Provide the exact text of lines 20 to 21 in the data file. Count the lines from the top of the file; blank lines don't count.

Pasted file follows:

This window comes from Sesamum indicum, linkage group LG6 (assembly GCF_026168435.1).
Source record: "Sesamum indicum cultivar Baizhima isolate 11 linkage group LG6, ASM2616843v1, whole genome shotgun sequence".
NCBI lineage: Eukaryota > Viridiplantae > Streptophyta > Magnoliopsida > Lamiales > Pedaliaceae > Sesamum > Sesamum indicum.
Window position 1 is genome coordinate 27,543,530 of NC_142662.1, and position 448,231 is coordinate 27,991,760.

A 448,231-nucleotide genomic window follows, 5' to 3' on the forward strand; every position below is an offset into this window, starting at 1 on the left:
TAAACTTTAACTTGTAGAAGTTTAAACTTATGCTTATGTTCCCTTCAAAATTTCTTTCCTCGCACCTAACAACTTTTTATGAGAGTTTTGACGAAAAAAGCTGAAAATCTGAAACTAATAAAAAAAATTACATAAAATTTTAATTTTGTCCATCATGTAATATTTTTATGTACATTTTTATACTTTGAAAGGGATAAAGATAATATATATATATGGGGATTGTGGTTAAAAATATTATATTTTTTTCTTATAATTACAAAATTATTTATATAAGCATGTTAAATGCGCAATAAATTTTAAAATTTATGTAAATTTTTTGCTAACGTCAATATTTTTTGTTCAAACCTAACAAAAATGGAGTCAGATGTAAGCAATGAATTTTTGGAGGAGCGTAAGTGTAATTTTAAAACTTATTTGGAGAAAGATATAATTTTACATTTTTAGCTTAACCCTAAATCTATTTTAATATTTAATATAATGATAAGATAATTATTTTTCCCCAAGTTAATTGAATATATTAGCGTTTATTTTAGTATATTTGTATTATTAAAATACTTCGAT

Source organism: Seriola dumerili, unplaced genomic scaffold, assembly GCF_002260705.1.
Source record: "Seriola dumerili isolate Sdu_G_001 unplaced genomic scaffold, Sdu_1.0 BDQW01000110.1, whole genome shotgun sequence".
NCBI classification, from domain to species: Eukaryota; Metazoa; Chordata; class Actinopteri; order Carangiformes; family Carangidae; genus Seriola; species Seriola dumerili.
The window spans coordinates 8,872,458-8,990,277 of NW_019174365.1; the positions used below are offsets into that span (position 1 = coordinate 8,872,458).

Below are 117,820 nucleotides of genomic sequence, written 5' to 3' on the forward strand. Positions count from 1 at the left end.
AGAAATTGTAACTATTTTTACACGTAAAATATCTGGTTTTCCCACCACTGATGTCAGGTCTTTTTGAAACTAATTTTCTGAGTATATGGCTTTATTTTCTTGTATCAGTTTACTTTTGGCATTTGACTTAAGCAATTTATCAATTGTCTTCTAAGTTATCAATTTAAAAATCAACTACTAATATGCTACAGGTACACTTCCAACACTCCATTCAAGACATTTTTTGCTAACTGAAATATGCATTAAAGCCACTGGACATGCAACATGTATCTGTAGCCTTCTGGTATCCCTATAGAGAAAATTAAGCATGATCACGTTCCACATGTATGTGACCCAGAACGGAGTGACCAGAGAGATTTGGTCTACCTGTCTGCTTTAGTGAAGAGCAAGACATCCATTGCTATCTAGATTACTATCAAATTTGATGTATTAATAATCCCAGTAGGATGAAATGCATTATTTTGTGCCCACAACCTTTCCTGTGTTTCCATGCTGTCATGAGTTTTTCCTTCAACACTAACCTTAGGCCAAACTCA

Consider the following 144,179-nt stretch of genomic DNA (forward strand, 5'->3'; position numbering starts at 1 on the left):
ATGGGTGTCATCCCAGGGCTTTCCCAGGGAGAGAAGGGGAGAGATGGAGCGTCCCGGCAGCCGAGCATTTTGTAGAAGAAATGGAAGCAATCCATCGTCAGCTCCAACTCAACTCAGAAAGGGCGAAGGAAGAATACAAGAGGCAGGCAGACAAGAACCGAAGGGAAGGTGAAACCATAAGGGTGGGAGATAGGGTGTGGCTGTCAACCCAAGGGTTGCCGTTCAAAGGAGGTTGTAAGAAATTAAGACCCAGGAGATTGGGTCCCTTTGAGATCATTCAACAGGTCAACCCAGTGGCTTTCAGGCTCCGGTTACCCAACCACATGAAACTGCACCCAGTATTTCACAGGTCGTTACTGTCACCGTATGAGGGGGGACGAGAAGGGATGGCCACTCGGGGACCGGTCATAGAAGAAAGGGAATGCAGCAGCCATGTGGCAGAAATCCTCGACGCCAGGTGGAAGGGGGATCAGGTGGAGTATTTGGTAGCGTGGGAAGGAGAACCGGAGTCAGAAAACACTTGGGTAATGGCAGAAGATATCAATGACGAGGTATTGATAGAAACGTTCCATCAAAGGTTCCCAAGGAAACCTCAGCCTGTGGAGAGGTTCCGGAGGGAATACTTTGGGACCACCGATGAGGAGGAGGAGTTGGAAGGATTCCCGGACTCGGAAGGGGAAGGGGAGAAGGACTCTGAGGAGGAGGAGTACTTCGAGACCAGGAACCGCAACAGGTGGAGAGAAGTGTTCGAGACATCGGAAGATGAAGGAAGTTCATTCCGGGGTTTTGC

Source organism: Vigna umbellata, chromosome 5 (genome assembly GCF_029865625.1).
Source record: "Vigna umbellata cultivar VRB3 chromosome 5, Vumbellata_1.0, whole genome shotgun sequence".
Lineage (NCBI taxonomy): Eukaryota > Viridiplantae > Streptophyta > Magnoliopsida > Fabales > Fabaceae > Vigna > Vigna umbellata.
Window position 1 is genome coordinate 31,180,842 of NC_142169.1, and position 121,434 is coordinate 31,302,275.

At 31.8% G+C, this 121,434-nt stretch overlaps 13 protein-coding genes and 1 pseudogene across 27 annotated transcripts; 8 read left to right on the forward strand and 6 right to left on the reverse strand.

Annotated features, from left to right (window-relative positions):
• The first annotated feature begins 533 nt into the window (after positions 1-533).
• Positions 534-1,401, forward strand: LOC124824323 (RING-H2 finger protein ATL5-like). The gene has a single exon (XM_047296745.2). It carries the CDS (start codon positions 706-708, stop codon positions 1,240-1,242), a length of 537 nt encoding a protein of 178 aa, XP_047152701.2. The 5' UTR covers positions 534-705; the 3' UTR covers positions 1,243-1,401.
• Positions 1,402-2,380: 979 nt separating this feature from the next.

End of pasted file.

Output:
Annotated features, from left to right (window-relative positions):
• The first annotated feature begins 533 nt into the window (after positions 1-533).